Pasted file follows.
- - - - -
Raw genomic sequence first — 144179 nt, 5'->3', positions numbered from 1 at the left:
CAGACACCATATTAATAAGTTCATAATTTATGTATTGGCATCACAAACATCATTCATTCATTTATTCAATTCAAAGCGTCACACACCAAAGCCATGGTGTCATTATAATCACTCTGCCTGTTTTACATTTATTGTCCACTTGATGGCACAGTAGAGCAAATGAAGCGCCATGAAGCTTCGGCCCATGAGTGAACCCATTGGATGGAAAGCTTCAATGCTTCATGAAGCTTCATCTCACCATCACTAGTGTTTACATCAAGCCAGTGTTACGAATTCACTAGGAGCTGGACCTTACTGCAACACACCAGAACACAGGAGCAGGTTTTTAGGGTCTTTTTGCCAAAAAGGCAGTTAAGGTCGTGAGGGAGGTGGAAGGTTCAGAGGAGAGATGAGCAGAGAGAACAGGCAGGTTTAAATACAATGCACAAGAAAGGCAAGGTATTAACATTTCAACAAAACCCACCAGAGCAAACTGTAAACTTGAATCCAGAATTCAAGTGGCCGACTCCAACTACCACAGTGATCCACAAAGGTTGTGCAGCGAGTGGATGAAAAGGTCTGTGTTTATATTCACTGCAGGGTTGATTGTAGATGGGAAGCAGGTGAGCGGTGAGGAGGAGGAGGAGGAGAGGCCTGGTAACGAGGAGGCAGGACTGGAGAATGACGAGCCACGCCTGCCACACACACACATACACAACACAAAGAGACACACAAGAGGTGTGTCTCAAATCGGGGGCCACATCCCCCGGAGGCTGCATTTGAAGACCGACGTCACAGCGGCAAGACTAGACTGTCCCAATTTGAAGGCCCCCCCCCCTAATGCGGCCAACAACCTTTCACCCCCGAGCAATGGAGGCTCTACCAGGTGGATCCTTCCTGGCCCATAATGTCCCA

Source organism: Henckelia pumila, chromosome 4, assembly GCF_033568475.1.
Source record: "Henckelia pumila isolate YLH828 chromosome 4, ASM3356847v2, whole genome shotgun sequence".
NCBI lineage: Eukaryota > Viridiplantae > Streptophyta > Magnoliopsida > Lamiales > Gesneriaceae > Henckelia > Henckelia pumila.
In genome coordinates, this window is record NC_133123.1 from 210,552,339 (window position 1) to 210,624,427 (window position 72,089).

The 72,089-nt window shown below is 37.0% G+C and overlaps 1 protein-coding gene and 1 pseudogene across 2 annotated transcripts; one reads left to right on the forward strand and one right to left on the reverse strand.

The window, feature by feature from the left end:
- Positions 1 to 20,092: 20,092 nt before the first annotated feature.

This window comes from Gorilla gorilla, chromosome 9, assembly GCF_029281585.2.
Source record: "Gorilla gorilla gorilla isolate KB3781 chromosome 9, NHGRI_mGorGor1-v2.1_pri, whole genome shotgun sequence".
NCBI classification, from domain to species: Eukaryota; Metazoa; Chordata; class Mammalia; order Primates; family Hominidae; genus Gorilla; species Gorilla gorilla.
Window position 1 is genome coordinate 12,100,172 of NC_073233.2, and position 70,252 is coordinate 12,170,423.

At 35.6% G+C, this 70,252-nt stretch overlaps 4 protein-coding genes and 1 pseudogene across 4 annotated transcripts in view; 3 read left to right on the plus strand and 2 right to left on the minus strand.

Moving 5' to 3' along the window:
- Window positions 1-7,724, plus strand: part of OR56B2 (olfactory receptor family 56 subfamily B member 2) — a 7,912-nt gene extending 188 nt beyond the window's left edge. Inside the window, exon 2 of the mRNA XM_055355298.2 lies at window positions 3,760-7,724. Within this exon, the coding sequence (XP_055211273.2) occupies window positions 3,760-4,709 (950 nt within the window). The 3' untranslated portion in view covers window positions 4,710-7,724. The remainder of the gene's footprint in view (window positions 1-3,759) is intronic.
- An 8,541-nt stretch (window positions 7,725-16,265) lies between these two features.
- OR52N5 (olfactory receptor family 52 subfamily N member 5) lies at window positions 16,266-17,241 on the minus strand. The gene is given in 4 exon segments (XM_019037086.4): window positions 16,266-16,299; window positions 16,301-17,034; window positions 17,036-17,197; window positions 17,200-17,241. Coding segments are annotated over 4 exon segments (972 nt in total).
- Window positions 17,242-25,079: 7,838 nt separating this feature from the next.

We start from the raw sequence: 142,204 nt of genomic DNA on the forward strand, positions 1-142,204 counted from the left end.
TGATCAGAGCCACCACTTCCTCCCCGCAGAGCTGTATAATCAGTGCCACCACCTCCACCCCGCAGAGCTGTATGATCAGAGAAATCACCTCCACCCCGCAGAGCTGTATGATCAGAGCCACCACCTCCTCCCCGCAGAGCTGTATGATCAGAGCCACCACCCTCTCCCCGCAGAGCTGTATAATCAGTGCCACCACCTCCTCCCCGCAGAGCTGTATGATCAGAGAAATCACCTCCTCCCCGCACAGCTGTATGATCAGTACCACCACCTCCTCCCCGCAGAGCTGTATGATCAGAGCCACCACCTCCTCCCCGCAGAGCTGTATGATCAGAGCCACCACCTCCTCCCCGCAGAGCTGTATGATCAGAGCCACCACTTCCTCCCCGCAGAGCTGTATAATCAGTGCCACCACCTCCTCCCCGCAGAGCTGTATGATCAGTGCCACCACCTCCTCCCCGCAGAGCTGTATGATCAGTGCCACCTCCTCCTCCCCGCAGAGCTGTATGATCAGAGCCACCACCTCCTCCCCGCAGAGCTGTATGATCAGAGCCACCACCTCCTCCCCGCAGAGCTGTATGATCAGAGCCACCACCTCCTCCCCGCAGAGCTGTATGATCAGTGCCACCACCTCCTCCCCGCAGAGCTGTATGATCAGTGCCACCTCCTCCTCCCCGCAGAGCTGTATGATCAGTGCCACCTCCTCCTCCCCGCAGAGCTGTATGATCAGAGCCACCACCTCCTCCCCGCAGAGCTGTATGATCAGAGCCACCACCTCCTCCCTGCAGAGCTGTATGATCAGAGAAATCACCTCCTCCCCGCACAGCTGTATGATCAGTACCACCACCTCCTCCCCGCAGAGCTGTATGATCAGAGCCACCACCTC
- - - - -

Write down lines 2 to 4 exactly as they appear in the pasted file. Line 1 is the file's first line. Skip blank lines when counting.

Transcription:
CAGACACCATATTAATAAGTTCATAATTTATGTATTGGCATCACAAACATCATTCATTCATTTATTCAATTCAAAGCGTCACACACCAAAGCCATGGTGTCATTATAATCACTCTGCCTGTTTTACATTTATTGTCCACTTGATGGCACAGTAGAGCAAATGAAGCGCCATGAAGCTTCGGCCCATGAGTGAACCCATTGGATGGAAAGCTTCAATGCTTCATGAAGCTTCATCTCACCATCACTAGTGTTTACATCAAGCCAGTGTTACGAATTCACTAGGAGCTGGACCTTACTGCAACACACCAGAACACAGGAGCAGGTTTTTAGGGTCTTTTTGCCAAAAAGGCAGTTAAGGTCGTGAGGGAGGTGGAAGGTTCAGAGGAGAGATGAGCAGAGAGAACAGGCAGGTTTAAATACAATGCACAAGAAAGGCAAGGTATTAACATTTCAACAAAACCCACCAGAGCAAACTGTAAACTTGAATCCAGAATTCAAGTGGCCGACTCCAACTACCACAGTGATCCACAAAGGTTGTGCAGCGAGTGGATGAAAAGGTCTGTGTTTATATTCACTGCAGGGTTGATTGTAGATGGGAAGCAGGTGAGCGGTGAGGAGGAGGAGGAGGAGAGGCCTGGTAACGAGGAGGCAGGACTGGAGAATGACGAGCCACGCCTGCCACACACACACATACACAACACAAAGAGACACACAAGAGGTGTGTCTCAAATCGGGGGCCACATCCCCCGGAGGCTGCATTTGAAGACCGACGTCACAGCGGCAAGACTAGACTGTCCCAATTTGAAGGCCCCCCCCCCTAATGCGGCCAACAACCTTTCACCCCCGAGCAATGGAGGCTCTACCAGGTGGATCCTTCCTGGCCCATAATGTCCCA

Source organism: Henckelia pumila, chromosome 4, assembly GCF_033568475.1.
Source record: "Henckelia pumila isolate YLH828 chromosome 4, ASM3356847v2, whole genome shotgun sequence".